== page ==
Kristaps Porzingis hears your boos, Knicks fans, and wants to make you believe

BROOKLYN, NY - JUNE 25: Kristaps Porzingis the 4th pick overall in the 2015 NBA Draft by the New York Knicks during the 2015 NBA Draft at the Barclays Center on June 25, 2015 in the Brooklyn borough of New York City. (Photo by Jesse D. Garrabrant/NBAE via Getty Images)

NEW YORK — After watching Karl-Anthony Towns, D'Angelo Russell and Jahlil Okafor come off the board with the first three picks in the 2015 NBA draft, the New York Knicks went on the clock with a plethora of options still available. They selected Kristaps Porzingis, a 7-foot forward who previously played professional ball in Spain and whose combination of size, shooting touch, rim-protecting potential and excellent workouts made him one of the fastest-rising stars in the pre-draft process.

The Knicks fans assembled at Barclays Center in Brooklyn evidently did not share NBA talent evaluators' high opinions of the 19-year-old Latvian:

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I mean, GIFs are great and all, but as is always the case with Knicks fans reacting to their team's draft picks, you really need the audio:

And here's what it sounded like from the belly of Barclays:

That, it's fair to say, is not exactly the warmest welcome a draftee can receive from the fans in front of whom he'll be suiting up come the fall.

It's also very much par for the course for Knicks fans, who love nothing more than booing their team's draft choices. (To be fair, the Knicks haven't exactly nailed an awful lot of drafts over the years.) There seems to be a different level of venom, however, reserved for European selections, including Danilo Gallinari, Kostas Papanikolaou, and now, Porzingis.

Some of those boos stem from a short-sighted, misplaced and outdated brand of xenophobia that pegs foreign-born players as "soft" or in some way inescapably lesser than American-bred prospects. Many, though, come from simple ignorance — the fact that the fans just don't know a whole lot about these guys whose games aren't televised stateside. Porzingis gets it, and as eager as he is to prove his worth, he doesn't hold it against those who came first with hate.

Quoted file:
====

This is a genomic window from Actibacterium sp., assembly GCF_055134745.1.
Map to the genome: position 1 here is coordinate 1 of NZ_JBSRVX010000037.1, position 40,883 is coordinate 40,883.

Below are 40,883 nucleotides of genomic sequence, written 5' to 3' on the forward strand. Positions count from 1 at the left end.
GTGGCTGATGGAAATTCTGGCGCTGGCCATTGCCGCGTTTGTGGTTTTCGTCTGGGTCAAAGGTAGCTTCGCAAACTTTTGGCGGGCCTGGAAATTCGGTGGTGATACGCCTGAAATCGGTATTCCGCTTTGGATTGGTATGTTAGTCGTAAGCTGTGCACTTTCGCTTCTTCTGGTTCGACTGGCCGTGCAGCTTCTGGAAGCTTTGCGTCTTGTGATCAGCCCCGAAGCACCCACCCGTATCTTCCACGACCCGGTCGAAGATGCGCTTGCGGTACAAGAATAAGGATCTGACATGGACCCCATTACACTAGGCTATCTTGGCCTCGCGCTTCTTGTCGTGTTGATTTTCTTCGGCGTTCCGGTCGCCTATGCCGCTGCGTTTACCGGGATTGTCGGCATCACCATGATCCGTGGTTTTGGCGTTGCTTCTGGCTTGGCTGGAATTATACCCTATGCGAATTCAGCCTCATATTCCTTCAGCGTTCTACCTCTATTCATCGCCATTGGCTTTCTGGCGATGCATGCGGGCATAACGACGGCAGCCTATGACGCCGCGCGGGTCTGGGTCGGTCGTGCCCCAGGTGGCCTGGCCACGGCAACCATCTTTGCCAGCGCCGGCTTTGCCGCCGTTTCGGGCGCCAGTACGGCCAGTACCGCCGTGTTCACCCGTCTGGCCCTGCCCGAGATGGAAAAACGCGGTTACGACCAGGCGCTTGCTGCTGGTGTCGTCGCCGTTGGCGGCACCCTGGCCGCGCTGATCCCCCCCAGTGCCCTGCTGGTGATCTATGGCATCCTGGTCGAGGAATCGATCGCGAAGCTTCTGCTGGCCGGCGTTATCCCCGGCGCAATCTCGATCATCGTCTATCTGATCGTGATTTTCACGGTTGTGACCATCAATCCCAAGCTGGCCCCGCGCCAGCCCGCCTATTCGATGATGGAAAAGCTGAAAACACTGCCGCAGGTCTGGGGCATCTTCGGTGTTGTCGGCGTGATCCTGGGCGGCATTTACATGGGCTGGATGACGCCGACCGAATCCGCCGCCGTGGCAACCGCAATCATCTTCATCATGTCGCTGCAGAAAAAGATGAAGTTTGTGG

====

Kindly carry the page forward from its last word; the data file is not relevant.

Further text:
"I think American fans, they know more college guys than guys overseas," Porzingis said. "But my agent did a great job of putting my name out there in the news and having a lot of interviews and media stuff, so the people in New York and all over America can get to know me better. I think more and more fans are getting to know me better now."

While the quintessentially New York reaction to the selection included infinitely more volume than nuance, there are some reasonable questions about how Porzingis will transition to the rigors of playing the power forward and/or center positions in the NBA, as voiced by NBA TV's Steve Smith:

But in his post-selection press conference, Porzingis sounded willing — eager, even — to turn his critics into true believers.

"I mean, a lot of fans weren't happy that they drafted me, but I have to do everything that's in my hands to turn those booing fans into clapping fans," Porzingis said. "There's nothing I can do. I was happy about it. I want to be a part of this organization, and I know the fans are a little harsh sometimes, but that's how it is here in New York, and I'm ready for it."

Before the draft, Porzingis had spoken in glowing terms about New York, calling the Knicks "the best organization in the NBA." He doubled-down on his appreciation on Thursday, beaming as he brandished the Knicks jersey — complete with his name on the back — that he'd received before entering the interview room in the bowels of Barclays.

"What can I say? You see this for me?" he said, holding the jersey aloft. "For me, it's a dream come true to play for the Knicks. I wanted to see myself in this situation. I've been visualizing it. Now it's here, and I can't wait to be a part of this organization and get to work."

Porzingis repeated that phrase, "get to work," a few times, and referenced the importance of a hard-hat attitude as he tries to find his footing alongside Knicks All-Star forward Carmelo Anthony.

"I think Carmelo is a great player," Porzingis said. "He makes players around him better. Whatever thing, whatever Carmelo wants me to do, I will do that out on the court just to prove that I'm worthy enough to be on the court with him, starting with the dirty jobs — just getting rebounds, getting shots, getting blocks and just running the court."

As excited as he seemed to have landed in New York and to be playing in Madison Square Garden — "Such a historic place," he said — the former Sevilla standout knows full well that he's got quite a task ahead of him when it comes to winning over fans weary after capping more than a decade of dysfunction with the worst season in franchise history, whether or not they lustily booed his selection.

"I heard New York fans and people in New York are hard-working fans, so they want to see players work hard on the court," he said. "That's the first thing I've got to do. As a young guy, I've got to bring energy, and hopefully we can turn this around."

Knicks president of basketball operations Phil Jackson clearly believes Porzingis had the best chance of anybody available at No. 4 of helping New York get back on the right track:

Anticipating it is one thing. Being ready for that crushing cascade of boos, though, is quite another. Welcome to New York, Kristaps. And good luck.

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Dan Devine is an editor for Ball Don't Lie on Yahoo Sports. Have a tip? Email him at or follow him on Twitter!

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